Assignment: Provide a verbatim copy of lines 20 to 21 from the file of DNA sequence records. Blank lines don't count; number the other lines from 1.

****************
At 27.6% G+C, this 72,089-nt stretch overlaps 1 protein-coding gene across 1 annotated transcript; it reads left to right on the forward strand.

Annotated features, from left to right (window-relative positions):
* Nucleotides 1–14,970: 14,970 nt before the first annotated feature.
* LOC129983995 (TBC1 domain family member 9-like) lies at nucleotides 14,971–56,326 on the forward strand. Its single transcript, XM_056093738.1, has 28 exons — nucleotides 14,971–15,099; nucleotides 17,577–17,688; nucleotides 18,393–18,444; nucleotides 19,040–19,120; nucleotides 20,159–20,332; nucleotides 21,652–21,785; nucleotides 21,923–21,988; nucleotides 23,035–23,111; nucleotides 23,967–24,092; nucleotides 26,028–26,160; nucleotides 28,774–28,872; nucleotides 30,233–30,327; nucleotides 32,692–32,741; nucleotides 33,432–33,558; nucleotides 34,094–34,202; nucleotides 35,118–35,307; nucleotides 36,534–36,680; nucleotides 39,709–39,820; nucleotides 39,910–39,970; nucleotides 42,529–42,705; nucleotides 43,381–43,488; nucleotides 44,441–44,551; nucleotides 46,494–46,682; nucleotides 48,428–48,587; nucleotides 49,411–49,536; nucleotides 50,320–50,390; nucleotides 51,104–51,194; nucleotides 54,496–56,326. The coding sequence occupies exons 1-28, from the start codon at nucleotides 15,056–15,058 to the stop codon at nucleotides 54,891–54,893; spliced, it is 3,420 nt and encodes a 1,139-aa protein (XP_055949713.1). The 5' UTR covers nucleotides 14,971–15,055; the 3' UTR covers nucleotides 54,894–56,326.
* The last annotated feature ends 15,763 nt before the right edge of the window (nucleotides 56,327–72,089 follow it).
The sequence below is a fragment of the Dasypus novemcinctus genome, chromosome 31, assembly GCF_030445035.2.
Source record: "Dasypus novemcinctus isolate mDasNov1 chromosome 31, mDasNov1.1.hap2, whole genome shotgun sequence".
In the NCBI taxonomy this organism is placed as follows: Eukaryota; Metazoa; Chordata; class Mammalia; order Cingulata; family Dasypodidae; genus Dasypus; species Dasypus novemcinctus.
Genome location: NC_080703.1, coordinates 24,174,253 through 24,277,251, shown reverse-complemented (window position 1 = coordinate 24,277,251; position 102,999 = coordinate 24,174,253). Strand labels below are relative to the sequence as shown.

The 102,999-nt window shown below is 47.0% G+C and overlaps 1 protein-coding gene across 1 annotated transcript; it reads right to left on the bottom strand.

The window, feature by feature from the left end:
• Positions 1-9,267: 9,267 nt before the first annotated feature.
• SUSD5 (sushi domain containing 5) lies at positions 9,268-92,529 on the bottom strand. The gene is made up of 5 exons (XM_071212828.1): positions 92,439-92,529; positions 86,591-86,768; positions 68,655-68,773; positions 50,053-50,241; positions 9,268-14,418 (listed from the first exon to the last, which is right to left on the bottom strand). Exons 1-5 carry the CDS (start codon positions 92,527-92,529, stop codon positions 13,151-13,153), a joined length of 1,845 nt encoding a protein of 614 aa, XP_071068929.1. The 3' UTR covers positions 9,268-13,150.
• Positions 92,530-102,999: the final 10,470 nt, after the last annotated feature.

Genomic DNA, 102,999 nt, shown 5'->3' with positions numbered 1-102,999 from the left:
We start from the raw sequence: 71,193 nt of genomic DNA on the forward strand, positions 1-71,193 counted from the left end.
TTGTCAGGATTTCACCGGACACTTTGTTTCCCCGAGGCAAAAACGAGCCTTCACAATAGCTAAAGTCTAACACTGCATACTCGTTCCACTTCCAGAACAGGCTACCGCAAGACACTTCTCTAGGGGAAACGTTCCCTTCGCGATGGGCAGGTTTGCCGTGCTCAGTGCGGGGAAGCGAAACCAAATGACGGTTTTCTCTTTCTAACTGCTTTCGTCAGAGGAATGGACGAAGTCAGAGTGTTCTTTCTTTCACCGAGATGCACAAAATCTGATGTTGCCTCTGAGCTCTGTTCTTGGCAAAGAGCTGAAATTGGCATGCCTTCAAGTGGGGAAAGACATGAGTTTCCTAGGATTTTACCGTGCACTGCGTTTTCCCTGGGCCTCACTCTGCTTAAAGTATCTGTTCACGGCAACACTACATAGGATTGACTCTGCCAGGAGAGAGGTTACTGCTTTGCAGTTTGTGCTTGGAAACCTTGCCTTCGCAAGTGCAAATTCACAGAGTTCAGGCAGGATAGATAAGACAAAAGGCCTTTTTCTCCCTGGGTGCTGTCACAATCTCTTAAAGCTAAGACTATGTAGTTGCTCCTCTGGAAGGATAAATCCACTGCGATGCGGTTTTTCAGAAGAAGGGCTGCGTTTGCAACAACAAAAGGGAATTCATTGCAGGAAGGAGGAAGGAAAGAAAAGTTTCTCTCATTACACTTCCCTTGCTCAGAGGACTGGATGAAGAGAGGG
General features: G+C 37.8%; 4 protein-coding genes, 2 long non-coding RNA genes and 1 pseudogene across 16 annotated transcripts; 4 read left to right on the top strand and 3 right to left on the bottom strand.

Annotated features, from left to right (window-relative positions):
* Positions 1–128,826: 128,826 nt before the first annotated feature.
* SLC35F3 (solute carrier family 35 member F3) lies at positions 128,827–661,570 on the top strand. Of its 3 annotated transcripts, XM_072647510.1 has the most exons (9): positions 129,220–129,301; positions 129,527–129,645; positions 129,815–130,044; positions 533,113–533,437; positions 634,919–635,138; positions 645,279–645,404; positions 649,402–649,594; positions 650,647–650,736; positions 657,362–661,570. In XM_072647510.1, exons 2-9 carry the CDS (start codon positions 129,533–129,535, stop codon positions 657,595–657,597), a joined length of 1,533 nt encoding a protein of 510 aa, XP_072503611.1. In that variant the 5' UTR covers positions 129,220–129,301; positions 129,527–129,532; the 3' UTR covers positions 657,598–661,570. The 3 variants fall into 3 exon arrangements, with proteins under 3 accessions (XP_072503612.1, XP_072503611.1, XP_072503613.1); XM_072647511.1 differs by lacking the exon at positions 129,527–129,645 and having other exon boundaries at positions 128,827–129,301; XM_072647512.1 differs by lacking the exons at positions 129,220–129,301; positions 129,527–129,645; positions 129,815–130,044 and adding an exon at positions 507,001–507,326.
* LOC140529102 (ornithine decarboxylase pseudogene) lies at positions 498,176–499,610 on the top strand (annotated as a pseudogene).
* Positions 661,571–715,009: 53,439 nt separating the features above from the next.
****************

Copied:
* Positions 1–128,826: 128,826 nt before the first annotated feature.
* SLC35F3 (solute carrier family 35 member F3) lies at positions 128,827–661,570 on the top strand. Of its 3 annotated transcripts, XM_072647510.1 has the most exons (9): positions 129,220–129,301; positions 129,527–129,645; positions 129,815–130,044; positions 533,113–533,437; positions 634,919–635,138; positions 645,279–645,404; positions 649,402–649,594; positions 650,647–650,736; positions 657,362–661,570. In XM_072647510.1, exons 2-9 carry the CDS (start codon positions 129,533–129,535, stop codon positions 657,595–657,597), a joined length of 1,533 nt encoding a protein of 510 aa, XP_072503611.1. In that variant the 5' UTR covers positions 129,220–129,301; positions 129,527–129,532; the 3' UTR covers positions 657,598–661,570. The 3 variants fall into 3 exon arrangements, with proteins under 3 accessions (XP_072503612.1, XP_072503611.1, XP_072503613.1); XM_072647511.1 differs by lacking the exon at positions 129,527–129,645 and having other exon boundaries at positions 128,827–129,301; XM_072647512.1 differs by lacking the exons at positions 129,220–129,301; positions 129,527–129,645; positions 129,815–130,044 and adding an exon at positions 507,001–507,326.